February 23, 2022
The Ontario Provincial Police (OPP) said it has launched an internal investigation because some of its officers appear to have donated to the recent convoy protests in Ottawa and throughout the province.
OPP spokesperson Bill Dickson confirmed the force is aware an undisclosed number of its members “appear to have made donations that have gone toward the unlawful protest in Ottawa” in an email to CBC News on Wednesday.
“The matter has been brought to the attention of OPP Command, and the OPP Professional Standards Unit has launched an internal conduct investigation into this matter,” Dickson said.
Over the weekend, a massive police operation to clear protesters out of Ottawa’s downtown began as the occupation was set to enter its fourth week. By Sunday afternoon, Ottawa police said they had made 191 arrests and laid 389 charges against 103 people.
The names of thousands of people who donated in support of the protests against vaccine mandates and COVID-19 public health measures through the crowdfunding website GiveSendGo were released in a data hack.
The OPP cannot comment or speculate on the outcome of the investigation at this time, Dickson said.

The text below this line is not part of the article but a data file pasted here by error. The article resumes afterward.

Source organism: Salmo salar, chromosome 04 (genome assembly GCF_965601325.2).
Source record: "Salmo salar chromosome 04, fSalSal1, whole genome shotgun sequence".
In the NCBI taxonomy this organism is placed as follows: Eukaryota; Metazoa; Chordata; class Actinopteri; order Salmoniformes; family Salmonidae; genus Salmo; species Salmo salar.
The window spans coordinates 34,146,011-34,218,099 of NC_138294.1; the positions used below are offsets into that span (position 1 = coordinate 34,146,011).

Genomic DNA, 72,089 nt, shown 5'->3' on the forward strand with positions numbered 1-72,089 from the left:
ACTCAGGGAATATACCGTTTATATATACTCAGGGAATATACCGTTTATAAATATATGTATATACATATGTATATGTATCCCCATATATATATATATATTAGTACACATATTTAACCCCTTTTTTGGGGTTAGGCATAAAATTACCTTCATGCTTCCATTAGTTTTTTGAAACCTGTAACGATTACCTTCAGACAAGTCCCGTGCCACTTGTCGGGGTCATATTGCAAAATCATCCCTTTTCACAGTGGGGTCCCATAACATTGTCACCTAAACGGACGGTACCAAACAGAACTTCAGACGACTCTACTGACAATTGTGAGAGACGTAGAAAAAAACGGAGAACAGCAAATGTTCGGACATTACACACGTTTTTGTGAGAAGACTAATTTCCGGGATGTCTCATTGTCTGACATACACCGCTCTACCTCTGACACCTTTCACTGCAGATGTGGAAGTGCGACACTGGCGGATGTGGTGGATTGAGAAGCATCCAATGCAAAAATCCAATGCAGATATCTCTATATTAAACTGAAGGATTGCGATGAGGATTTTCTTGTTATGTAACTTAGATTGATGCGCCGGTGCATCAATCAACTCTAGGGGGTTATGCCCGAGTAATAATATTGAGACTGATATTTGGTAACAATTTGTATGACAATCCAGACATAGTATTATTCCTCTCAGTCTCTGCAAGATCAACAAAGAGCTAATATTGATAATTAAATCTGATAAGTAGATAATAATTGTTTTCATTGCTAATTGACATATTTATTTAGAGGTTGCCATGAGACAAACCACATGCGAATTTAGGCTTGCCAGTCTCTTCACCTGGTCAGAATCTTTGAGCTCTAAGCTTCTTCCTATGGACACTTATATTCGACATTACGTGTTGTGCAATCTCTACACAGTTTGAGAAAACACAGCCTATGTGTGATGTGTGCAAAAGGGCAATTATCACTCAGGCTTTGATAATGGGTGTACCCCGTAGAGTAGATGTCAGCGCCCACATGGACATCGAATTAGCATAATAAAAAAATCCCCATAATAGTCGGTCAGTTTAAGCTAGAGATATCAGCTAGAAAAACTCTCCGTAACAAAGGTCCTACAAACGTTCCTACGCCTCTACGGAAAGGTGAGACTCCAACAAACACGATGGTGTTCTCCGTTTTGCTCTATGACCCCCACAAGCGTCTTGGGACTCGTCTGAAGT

Though, Dickson said the OPP “holds its members accountable for their actions while on duty and off.
“They have a responsibility to demonstrate neutrality and remain non-partisan,” the email reads.
“Any demonstration or expression of views and opinions that may be interpreted as condoning illegal activity is in direct opposition to the OPP’s values and mandate.”
The Freedom Convoy protests also prompted Toronto police to close major roads in the downtown core for three weekends in a row in order to create a perimeter around Queen’s Park to stop traffic from reaching the site.
Toronto police also investigating 2 members
Toronto police also said Wednesday it is aware of two members who appeared to be part of the data hack that is currently being reviewed.
“As this was illegally obtained data, we would not speculate on its validity as we are aware of multiple lists in circulation which could be altered or manipulated,” Toronto police said in an email Wednesday.